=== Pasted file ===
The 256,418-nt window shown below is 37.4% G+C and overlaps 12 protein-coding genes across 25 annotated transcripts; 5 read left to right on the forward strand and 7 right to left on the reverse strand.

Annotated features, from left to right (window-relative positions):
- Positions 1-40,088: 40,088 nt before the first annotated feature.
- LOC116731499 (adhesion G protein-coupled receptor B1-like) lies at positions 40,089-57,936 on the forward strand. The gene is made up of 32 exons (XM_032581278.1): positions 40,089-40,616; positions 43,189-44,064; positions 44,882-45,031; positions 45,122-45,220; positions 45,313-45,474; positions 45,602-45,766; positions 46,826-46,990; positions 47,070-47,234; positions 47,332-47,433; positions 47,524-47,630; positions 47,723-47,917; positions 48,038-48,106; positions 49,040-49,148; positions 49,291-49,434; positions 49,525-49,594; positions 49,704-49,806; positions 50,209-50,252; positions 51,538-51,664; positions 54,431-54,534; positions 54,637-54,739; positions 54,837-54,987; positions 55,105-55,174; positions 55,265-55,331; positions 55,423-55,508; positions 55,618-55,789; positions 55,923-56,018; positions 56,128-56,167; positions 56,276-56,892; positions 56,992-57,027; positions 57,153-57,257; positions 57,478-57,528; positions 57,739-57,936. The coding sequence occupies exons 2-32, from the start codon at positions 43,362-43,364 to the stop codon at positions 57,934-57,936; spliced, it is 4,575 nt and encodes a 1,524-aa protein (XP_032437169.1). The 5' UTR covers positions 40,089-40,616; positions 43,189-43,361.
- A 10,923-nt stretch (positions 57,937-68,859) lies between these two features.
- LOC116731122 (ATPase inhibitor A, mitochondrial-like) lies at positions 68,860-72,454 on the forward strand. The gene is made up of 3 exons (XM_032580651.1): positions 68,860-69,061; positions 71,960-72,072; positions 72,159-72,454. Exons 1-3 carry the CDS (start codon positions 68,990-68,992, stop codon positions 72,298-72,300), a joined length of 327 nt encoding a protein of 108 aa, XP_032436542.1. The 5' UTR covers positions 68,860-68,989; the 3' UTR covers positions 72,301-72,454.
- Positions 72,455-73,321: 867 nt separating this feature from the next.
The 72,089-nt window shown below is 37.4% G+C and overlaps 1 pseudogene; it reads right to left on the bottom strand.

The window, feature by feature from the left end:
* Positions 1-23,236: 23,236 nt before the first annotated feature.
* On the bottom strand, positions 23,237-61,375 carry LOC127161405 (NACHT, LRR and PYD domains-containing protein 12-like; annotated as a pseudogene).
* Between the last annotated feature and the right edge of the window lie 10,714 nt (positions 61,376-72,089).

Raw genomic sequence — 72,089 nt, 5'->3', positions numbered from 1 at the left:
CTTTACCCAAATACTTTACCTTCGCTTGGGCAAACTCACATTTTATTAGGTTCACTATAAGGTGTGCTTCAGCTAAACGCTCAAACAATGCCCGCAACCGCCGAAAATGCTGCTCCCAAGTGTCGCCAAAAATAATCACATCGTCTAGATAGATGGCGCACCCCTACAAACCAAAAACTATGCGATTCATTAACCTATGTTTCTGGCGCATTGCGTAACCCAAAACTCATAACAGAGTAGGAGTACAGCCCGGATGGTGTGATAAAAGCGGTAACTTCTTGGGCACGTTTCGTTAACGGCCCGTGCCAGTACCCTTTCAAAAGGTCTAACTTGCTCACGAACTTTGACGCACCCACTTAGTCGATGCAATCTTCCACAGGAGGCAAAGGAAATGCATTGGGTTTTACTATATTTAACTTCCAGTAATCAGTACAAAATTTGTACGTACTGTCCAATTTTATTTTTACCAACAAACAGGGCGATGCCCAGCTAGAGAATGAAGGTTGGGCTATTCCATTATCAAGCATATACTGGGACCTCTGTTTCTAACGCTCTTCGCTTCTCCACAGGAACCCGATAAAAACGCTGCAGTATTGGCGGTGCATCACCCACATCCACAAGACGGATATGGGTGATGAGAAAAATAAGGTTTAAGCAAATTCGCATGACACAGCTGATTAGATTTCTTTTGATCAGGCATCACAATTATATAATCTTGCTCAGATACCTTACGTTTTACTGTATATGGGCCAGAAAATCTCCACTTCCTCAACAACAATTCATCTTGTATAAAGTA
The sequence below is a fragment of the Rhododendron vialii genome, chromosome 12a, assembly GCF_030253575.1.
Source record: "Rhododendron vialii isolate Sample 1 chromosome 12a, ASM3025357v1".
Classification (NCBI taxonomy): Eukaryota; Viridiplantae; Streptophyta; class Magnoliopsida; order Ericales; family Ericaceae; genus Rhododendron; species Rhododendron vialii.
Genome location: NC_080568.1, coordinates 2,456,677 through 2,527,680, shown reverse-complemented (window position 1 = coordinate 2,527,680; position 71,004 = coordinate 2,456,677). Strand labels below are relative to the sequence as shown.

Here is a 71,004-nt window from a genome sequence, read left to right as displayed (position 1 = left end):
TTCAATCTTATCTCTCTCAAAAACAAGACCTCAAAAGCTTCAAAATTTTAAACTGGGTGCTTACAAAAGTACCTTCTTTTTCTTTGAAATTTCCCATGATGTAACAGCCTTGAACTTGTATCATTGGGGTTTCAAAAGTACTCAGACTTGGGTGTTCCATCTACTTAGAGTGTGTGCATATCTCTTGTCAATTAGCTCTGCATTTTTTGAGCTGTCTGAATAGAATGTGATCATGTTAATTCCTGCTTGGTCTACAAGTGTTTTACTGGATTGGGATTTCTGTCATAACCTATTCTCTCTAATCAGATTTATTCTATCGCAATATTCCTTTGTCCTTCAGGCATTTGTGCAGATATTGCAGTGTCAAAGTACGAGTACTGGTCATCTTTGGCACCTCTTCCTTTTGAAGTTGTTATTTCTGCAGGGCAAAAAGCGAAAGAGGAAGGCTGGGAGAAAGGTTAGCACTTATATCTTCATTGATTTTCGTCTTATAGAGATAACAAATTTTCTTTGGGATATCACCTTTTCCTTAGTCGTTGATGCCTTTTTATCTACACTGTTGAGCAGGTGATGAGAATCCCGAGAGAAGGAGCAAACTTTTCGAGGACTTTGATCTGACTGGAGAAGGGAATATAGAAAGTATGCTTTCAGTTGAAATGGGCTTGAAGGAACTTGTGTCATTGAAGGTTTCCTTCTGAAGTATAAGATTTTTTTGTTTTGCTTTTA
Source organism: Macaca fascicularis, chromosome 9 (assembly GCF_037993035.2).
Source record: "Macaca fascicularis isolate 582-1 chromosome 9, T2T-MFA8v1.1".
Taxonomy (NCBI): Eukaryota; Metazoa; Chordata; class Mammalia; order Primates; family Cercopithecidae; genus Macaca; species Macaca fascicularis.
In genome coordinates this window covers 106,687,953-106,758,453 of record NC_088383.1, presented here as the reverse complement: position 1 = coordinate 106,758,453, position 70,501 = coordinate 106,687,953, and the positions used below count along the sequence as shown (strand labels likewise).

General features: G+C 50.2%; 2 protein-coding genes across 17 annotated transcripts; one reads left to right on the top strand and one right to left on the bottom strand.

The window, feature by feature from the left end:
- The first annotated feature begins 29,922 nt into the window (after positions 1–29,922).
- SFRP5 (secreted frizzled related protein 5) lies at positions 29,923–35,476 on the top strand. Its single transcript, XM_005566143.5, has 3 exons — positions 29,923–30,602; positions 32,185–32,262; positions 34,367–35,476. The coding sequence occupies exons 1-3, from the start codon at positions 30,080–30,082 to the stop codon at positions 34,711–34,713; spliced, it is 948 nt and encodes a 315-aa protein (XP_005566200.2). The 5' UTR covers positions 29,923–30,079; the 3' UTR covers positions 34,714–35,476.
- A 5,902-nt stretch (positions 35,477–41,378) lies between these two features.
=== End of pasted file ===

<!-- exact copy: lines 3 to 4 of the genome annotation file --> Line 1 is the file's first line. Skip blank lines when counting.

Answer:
- Positions 1-40,088: 40,088 nt before the first annotated feature.
- LOC116731499 (adhesion G protein-coupled receptor B1-like) lies at positions 40,089-57,936 on the forward strand. The gene is made up of 32 exons (XM_032581278.1): positions 40,089-40,616; positions 43,189-44,064; positions 44,882-45,031; positions 45,122-45,220; positions 45,313-45,474; positions 45,602-45,766; positions 46,826-46,990; positions 47,070-47,234; positions 47,332-47,433; positions 47,524-47,630; positions 47,723-47,917; positions 48,038-48,106; positions 49,040-49,148; positions 49,291-49,434; positions 49,525-49,594; positions 49,704-49,806; positions 50,209-50,252; positions 51,538-51,664; positions 54,431-54,534; positions 54,637-54,739; positions 54,837-54,987; positions 55,105-55,174; positions 55,265-55,331; positions 55,423-55,508; positions 55,618-55,789; positions 55,923-56,018; positions 56,128-56,167; positions 56,276-56,892; positions 56,992-57,027; positions 57,153-57,257; positions 57,478-57,528; positions 57,739-57,936. The coding sequence occupies exons 2-32, from the start codon at positions 43,362-43,364 to the stop codon at positions 57,934-57,936; spliced, it is 4,575 nt and encodes a 1,524-aa protein (XP_032437169.1). The 5' UTR covers positions 40,089-40,616; positions 43,189-43,361.